Keratin and hair color
In order to define Keratin in a proper way it is necessary to describe the organ skin and especially one of its parts, the epidermis.
The epidermis is the superficial layer of the skin, it stands above dermis and hypodermis and is composed by five layers: basal layer, spinous layer, granular layer, clear layer and cornfield layer.
The epidermis is characterized by a continuous cellular change.
The cells originate in the basal layer as a result of a mitosis duplication and move upward modifying their shape and functions.
The cells that originate from the basal layer are called KERATINOCYTES.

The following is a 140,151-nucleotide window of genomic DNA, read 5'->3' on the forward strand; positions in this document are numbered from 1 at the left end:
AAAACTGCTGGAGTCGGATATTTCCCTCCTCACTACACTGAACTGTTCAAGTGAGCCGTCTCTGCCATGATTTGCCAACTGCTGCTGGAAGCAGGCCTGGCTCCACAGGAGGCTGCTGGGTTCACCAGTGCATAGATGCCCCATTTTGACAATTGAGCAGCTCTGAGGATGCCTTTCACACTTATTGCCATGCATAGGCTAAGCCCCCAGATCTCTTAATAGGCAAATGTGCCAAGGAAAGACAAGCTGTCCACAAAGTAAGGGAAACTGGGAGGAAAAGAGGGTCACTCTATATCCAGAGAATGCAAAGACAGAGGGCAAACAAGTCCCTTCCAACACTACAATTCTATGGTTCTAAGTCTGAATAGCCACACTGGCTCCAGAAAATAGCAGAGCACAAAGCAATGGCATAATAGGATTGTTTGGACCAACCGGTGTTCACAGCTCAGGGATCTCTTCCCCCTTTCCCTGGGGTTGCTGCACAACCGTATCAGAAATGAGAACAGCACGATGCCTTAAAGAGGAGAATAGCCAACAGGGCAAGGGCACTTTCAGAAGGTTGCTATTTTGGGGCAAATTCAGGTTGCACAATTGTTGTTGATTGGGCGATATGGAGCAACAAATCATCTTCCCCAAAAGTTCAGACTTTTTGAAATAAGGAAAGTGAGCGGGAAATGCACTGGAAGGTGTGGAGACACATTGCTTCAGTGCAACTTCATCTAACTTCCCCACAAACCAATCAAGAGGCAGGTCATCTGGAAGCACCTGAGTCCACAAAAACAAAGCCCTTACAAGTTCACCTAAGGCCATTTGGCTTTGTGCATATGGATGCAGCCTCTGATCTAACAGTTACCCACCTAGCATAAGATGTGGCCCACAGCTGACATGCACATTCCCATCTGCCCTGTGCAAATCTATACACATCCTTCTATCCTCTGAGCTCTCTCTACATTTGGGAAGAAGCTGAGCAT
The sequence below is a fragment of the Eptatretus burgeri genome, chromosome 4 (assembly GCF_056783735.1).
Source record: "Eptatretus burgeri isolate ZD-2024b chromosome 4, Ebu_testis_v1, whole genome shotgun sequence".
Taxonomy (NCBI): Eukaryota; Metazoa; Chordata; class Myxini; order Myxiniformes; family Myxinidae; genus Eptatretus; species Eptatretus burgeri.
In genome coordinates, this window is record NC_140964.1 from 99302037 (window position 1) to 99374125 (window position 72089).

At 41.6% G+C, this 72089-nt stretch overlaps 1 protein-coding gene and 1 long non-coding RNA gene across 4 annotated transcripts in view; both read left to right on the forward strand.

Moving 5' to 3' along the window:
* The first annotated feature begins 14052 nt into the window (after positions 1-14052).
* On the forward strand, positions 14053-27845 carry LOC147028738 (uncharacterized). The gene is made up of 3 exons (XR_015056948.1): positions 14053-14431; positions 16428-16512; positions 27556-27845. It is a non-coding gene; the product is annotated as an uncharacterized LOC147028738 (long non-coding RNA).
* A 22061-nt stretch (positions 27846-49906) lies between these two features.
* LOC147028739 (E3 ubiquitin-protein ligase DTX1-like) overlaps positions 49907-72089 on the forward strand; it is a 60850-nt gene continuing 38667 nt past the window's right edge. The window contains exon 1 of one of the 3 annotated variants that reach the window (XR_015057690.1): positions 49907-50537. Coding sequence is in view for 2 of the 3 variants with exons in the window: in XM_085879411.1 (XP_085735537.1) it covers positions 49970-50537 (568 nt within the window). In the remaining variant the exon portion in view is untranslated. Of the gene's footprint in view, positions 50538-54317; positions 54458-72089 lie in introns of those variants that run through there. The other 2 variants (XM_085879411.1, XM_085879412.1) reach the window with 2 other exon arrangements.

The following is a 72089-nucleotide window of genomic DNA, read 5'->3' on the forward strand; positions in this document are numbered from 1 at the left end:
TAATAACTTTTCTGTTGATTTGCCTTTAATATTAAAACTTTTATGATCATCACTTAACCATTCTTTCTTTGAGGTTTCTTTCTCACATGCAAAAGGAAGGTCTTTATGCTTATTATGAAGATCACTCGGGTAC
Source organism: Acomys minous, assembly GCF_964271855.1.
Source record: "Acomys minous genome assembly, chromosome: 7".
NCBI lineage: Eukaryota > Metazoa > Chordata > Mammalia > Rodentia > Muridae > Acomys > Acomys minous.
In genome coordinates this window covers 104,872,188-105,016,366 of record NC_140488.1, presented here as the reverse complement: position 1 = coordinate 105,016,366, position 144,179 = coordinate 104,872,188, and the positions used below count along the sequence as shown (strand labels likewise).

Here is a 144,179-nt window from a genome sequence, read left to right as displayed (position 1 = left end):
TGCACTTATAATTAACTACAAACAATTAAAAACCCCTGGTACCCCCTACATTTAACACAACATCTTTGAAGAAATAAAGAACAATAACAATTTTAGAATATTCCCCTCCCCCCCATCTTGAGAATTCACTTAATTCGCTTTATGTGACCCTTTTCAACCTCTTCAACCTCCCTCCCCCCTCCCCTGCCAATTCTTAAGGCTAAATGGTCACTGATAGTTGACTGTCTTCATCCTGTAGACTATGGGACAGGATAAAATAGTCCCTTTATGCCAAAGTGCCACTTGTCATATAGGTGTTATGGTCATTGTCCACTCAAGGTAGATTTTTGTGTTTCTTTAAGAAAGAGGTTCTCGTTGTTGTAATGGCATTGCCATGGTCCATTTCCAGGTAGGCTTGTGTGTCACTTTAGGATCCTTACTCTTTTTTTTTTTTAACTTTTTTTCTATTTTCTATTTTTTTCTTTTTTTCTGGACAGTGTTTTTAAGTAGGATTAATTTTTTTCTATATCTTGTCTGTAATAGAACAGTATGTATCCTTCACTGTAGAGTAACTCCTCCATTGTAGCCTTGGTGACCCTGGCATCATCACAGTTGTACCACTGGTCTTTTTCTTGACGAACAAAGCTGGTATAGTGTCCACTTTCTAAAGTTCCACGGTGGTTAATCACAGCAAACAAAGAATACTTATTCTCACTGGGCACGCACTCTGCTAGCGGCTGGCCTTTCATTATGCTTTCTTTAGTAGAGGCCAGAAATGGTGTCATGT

Keratin and Tricopigmentation
Once keratinocytes reach the granular layer they insert in their cytoplasm keratoialin granules that will turn the cells themselves into keratin filaments.
Keratin confers hardness, compactness and protection to the skin.
Keratin is a grey protein.
Keratin is present especially in thick skins like for example those of the scalp, skins characterized by hyperkeratosis, senescent skins etc., that are indeed characterized by a grey color.
Keratin is present not only in the skin but also in all its cutaneous annexes such as nails and hair.
It has exactly the same function.
Also in this case keratin is a grey protein at the matrix of nails and hairs and it changes when in contact with the external environment.
In the hair bulb keratin looks grey and soft when the hair grows and then when the hair gets longer other proteins such as melanin confer a different color, ranging from blond to dark brown according to the amount of melanin.
This is why shaved hair and body hair always look grey. Our eye can see the grey color of keratin and not the color given by melanin yet.